Most people assume that as soon as they purchase a home, that they have carte blanche discretion to alter its appearance in any way they see fit. Finally time to paint the deck a fluorescent pink, or festoon their lawns with political signs and inflatable toys.
However, aesthetics are a highly regulated area in HOA governance, and having the freedom to do as you please is rare, if not true at all in most communities.
Most condo and homeowner associations have strict guidelines governing the appearances of their communities. These rules can pour into exhaustive detail around what is permissible, and what is restricted. For many communities, that means adhering to a neutral color palette, pre-determined landscaping, and construction uniformity.
Community associations have a vested interest for everything to appear as a happy medium. It is the ‘neutral’ look that helps maintain property values.
Other associations restrict where you can attach a lock box, while high-rise buildings are very restrictive about what can be outside the door and what can be placed on the door when it comes to holiday decorations and welcome signs. Some condo and homeowner’s associations even have restrictions for satellite dish installations. The government says the association must allow them, but they can still restrict where they are placed.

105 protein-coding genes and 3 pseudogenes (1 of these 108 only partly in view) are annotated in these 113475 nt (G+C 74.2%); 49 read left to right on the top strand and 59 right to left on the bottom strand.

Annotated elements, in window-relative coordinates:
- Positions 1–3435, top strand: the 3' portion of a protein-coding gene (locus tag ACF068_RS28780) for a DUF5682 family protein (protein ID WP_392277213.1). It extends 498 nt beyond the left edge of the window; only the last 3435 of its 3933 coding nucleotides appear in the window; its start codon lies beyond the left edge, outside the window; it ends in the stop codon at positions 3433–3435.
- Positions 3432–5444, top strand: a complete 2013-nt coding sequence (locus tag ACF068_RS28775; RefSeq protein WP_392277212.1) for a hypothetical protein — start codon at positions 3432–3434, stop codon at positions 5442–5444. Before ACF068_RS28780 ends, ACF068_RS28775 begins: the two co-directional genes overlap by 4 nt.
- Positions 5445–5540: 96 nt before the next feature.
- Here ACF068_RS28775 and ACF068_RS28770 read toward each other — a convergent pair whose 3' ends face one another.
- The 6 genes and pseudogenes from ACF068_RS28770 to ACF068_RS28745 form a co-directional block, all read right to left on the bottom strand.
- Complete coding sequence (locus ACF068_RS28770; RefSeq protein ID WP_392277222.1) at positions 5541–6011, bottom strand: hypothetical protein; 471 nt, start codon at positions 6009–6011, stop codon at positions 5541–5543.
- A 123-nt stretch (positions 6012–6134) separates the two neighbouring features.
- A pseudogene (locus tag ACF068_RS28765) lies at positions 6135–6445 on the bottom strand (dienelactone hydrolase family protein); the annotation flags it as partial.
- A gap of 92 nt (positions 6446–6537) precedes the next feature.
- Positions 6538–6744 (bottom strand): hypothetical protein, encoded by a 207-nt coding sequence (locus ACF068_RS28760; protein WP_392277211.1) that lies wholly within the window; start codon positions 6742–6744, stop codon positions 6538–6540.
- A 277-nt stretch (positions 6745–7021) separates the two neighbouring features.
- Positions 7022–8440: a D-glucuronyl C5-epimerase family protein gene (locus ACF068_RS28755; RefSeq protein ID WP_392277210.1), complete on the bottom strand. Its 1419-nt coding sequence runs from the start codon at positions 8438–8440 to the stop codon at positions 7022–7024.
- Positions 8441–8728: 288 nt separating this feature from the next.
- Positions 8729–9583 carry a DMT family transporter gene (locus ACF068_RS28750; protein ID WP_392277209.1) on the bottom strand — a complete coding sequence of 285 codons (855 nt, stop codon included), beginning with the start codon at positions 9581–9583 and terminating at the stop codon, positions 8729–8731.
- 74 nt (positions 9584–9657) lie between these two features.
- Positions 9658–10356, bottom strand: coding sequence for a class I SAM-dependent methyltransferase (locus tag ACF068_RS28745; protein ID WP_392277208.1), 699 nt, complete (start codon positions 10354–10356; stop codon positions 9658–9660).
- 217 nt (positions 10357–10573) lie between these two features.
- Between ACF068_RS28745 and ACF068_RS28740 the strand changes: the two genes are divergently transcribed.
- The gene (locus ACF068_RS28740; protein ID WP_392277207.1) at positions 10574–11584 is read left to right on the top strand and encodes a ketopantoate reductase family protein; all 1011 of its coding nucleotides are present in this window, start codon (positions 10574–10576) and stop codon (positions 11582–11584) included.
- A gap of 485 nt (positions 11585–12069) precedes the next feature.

“You can’t pick and choose,” Tammy Pietranton says. “The same rules have to apply to everyone so you’re not suggesting favoritism. We also choose the worst offenses to focus on—keeping your property up, keeping your driveway clean and keeping your roof clean. That way, we’re not always arguing with the residents.”
As of July 2010, “a new Florida law states that condominium associations are allowed to fine the homeowner as long as they provide 14 days written notice of the violation. They also must allow the opportunity for a hearing before a committee of unit owners before imposing the fines. If the committee doesn’t agree, the fine can’t be imposed.”
The law also states that delinquent condo owner’s voting rights and use of common area facilities be revoked if they are past 90 days for the fine. Pietranton likes to remind the people living in her community that the rules exist to facilitate the increase of property values – not to penalize the owners.
It is a slippery slope when properties start to veer from community guidelines. A messy yard may instigate a messy home, and then other problems will start appearing, vis a vis the domino effect. It’s a slippery slope from an unkempt yard to a foreclosure, Pietranton stated. And in these tough housing times, it’s important to do the little aesthetic things needed to make sure that the units maintain their value, she says.
In fact, Florida law states that owners may construct an access ramp for any resident who requires a wheelchair. If demanded, the owner must give an affidavit with information from their doctor stating that they require the ramp. And when the ramp is installed, the law says, it must blend into the existing aesthetics as much as possible. Before construction, the plans must be submitted to the board, and must be approved before the construction begins. While the ramp is allowed, the association still has the right to request aesthetic changes as long as it’s still usable.